The Foundation Stage was introduced in England to give a unique and focused identity to the early learning years of Nursery, Reception and Primary School Infants, where the emphasis is on learning through planned play.
The cornerstone of the philosophy behind the Foundation Stage is the fact that Children learn by doing, rather than by being told. It is therefore essential that Nurseries and Schools are able to create a purpose-built environment that facilitates learning through play and allows the children to investigate and explore the world around them.
Dedicated Sensory Play Areas are a fantastic idea for any school or Nursery and can really add a lot of fun and enjoyment into a child’s education.
Everyone is Different
As we all know, everyone learns in different ways. Involving all of the 5 senses of; Taste, Touch, Smell, Sight and Hearing in a child’s education, maximises the child’s ability to learn and develop. One child may understand the world by touch, and they need to feel sand and water before they can appreciate how these things interact with each other. Another child may learn through sight, and the vibrant colours of a Sensory Play Area can stimulate their interest and encourage them to find out more.
Sensory Play and the Curriculum
Science and Maths
Sensory Play Areas can fit brilliantly with the ‘Materials’ element of the Curriculum. Different panels can be set up around the Sensory Play Area that are specifically made out of different materials and the children are able to feel the difference between rough and soft surfaces. Special water containers can show children how some materials will float and how some will sink. Teachers can then ask the children why they think a certain material will sink or float.
Bespoke play equipment can be installed with wall mounted obstacles fixed to panels. These pieces of equipment can provide physical activities for the children that require them the lift, dig, pull or twist which aids in cognitive development and refines Gross Motor skills and Fine Motor Skills.
A Sensory Play Area can aid in the development of a child’s language skills. In order for the child to describe to an adult or a friend what is happening around them, they will need to use relevant vocabulary such as rough, smooth, sticky, wet, push and pull. The combination of social interactions and a Sensory Play area will aid the child’s development in a more informal way.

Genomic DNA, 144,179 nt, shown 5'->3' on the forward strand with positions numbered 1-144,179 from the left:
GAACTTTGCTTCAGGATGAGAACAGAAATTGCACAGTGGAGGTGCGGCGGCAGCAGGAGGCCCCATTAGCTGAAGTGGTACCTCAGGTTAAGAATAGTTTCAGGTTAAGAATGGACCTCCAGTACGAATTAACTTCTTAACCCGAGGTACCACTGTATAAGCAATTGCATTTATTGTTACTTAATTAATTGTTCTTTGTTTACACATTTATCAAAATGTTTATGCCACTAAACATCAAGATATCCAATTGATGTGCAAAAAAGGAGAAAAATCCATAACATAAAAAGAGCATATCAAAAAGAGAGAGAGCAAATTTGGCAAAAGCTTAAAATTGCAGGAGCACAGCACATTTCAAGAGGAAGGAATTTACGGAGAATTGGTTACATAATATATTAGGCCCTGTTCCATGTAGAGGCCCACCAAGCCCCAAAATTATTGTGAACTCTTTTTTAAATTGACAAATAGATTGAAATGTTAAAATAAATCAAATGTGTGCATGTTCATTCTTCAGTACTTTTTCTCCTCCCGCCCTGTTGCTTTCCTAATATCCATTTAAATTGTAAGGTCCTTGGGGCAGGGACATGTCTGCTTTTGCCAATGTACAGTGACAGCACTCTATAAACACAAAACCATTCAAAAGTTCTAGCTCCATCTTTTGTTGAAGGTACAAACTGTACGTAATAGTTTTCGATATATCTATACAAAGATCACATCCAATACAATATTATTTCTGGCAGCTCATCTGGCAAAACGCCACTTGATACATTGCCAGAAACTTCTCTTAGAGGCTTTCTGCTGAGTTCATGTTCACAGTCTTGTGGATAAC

Many Sensory Play areas include a musical element and allow the children to explore the different sounds and rhythms they can make using the equipment. Integrated musical equipment can teach the children about beats and timing. Even numeracy skills can be developed by counting beats and playing small sections of music backwards and forwards.
Outdoors vs Indoors
There are a number of benefits to creating a Sensory Play Area Outdoors as the outdoor environment will contribute to the sensory experience. However the weather can often inhibit learning outdoors. Even if it isn’t raining during playtime, it’s possible that the general wet climate could contribute to a muddy play area. Artificial Grass is a common solution to this problem as it can prevent mud whilst maintaining the appearance of natural grass.
If you choose to build a Sensory Play area indoors Artificial Grass can again be used to keep up the appearance of natural grass whilst not requiring any sunlight.
Sensory play areas are designed to be exciting and fun and this can sometimes bring with it some dangers, as water and moving objects are commonly used. Any reputable Play Equipment Company will design the equipment with the child’s safety in mind and a number of precautions can be put in place to reduce the risk of an accident.
It’s highly recommended that Schools and Nurseries create Sensory Play Areas for children to use and develop their physical, emotional and academic skills. Sensory Play Areas challenge children to use all of their senses and they can be a fun and important part of a child’s development.